JOHN N. CLANCY, M.S., Director, and DAVID PRINS, Ph.D., Assistant Director,
The University of Michigan Speech Improvement Camp
Reprinted with permission from ASHA Magazine, November, 1963, p. 823-826


The complexity of dynamics which comes to surround all types of deviant speech often causes this behavior to be remarkably resistant to therapeutic change. In 1932 a camp was established in order to provide certain ingredients which are felt to be basic to an effective program for assisting individuals in the modification of maladaptive speech patterns. The purpose of this report is to present a rationale for the development of a camp setting as a speech habilitation center, to describe the growth of a particular camp program, and to discuss certain unique therapeutic features of a camp-clinic.


Most of the theories regarding the etiology and course of development of speech defects are based upon the assumption that disturbances of speech may arise from many factors which influence the growth and development of a child. Usually these factors exert their influence not just once or consistently, but often and unpredictably, causing many aspects of the individual's psychological and physical being to be-come associated with his speech impairment. No matter what the specific etiological circumstances, however, speech becomes established as a learned response and is conditioned in the complex environmental situations which surround everyday experiences. For this reason, the therapeutic setting must permit new speech patterns to be learned in actual social events, in the presence of stimuli previously associated with maladaptive verbal responses. The therapy program must provide a totality of communicative experiences in which the patient can discover a new role for himself as a communicator, develop more acceptable verbal responses, and more mature, self-improving, and socially gratifying behavior.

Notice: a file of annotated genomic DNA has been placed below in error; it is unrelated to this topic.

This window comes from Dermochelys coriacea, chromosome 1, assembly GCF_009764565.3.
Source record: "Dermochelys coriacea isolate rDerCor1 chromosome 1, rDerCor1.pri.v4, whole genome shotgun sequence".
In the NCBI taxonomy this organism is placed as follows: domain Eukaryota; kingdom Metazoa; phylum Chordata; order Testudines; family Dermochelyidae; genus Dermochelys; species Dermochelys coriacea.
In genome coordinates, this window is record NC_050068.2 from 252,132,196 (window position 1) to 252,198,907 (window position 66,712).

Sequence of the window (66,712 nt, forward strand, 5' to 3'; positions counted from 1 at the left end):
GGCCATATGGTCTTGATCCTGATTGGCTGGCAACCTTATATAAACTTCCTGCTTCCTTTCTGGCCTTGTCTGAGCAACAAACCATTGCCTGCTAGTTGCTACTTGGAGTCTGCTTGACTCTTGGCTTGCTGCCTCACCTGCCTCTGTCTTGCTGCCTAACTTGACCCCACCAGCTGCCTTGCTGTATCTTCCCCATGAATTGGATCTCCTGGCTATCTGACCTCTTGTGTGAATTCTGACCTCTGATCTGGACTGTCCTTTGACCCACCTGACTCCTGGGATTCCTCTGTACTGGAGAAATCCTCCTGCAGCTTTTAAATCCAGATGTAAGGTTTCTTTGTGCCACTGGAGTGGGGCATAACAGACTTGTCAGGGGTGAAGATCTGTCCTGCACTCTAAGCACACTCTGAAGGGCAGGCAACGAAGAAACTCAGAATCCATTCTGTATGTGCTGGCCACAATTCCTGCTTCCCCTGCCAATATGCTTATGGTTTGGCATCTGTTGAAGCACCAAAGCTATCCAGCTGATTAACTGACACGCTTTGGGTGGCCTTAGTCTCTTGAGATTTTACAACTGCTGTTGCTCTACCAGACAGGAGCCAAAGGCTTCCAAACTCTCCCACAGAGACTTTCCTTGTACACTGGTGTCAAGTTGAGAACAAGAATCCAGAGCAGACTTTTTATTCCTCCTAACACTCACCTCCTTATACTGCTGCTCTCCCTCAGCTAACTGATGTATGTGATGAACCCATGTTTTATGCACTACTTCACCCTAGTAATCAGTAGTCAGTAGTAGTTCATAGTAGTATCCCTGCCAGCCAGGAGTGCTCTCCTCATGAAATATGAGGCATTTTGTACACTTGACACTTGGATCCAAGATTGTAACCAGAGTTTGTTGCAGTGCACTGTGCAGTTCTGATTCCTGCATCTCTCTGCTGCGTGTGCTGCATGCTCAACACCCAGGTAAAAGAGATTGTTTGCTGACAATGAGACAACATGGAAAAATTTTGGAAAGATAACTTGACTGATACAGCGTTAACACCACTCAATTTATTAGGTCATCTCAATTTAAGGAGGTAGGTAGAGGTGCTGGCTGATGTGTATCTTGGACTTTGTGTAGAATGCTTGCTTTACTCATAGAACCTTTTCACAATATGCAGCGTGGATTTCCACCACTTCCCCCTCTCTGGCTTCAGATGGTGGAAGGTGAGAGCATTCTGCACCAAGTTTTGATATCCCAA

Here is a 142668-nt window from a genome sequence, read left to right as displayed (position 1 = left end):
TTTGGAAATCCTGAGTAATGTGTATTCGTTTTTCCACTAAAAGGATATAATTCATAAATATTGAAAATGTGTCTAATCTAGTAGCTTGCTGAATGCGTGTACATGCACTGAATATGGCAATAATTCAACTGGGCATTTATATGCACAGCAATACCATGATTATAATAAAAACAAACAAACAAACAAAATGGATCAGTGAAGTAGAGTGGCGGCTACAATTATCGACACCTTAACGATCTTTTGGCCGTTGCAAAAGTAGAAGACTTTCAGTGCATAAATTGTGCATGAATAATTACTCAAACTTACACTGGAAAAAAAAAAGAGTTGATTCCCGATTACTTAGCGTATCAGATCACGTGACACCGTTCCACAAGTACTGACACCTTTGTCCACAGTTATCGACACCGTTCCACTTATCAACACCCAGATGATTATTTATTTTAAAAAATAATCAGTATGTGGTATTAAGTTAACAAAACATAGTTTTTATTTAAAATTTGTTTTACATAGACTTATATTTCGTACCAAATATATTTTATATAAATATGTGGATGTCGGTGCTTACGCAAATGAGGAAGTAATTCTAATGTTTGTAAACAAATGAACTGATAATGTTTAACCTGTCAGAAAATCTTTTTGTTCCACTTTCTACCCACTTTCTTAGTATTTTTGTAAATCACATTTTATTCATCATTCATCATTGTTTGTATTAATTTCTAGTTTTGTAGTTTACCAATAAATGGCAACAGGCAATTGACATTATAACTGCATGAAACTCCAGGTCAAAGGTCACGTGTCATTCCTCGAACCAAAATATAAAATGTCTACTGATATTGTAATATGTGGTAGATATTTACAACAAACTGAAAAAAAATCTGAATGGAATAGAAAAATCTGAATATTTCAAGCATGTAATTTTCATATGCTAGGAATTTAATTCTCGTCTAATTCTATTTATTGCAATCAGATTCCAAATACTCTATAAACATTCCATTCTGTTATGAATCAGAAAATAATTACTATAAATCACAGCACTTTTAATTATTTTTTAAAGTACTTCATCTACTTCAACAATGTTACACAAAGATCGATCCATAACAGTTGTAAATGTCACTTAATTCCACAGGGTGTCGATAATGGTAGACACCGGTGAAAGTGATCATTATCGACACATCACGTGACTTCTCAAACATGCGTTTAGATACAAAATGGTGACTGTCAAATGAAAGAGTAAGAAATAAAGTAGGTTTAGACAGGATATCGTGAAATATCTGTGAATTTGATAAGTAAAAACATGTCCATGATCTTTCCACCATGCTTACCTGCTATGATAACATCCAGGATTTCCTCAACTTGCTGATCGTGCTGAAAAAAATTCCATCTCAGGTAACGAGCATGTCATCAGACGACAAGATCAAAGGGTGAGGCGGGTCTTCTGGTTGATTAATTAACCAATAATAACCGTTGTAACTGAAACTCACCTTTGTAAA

It was felt that a camp-clinic setting was ideally suited for offering several of these basic conditions which are essential to an effective speech habilitation program:

(a) A New Environment Is Provided. The individual is separated from influences which tend to perpetuate his problem, and in this new environment, a new expectancy for improved communication surrounds him continuously.

(b) Physical Health And Social Adjustment Are Emphasized. A well-regulated program integrates speech therapy with personal counseling, physical education, social experiences of daily living, and opportunities for self-expression.

(c) Continuing Diagnosis Accompanies Therapy. As a result of the round-the-clock living with his clients, the clinician is able to observe their behavior in all kinds of activities, rather than in the office or classroom only, and is able to direct and adjust therapy accordingly.

(d) Carry-over Activities Are Abundant. Implicit within the camp setting is an opportunity for the conditioning of new speech behavior, not just in the direct therapy session, but in the events of daily experience in which oral communication actually plays its significant role.

Originally, it was not intended that an out-of-door camping program of itself would necessarily contribute to speech improvement. It soon became apparent, however, that those intangibles of camping which teach normal young people to live with others, to acquire self-confidence, and to develop leadership capacities and a willingness to accept responsibility, were obviously potential advantages to a boy over-coming a speech defect.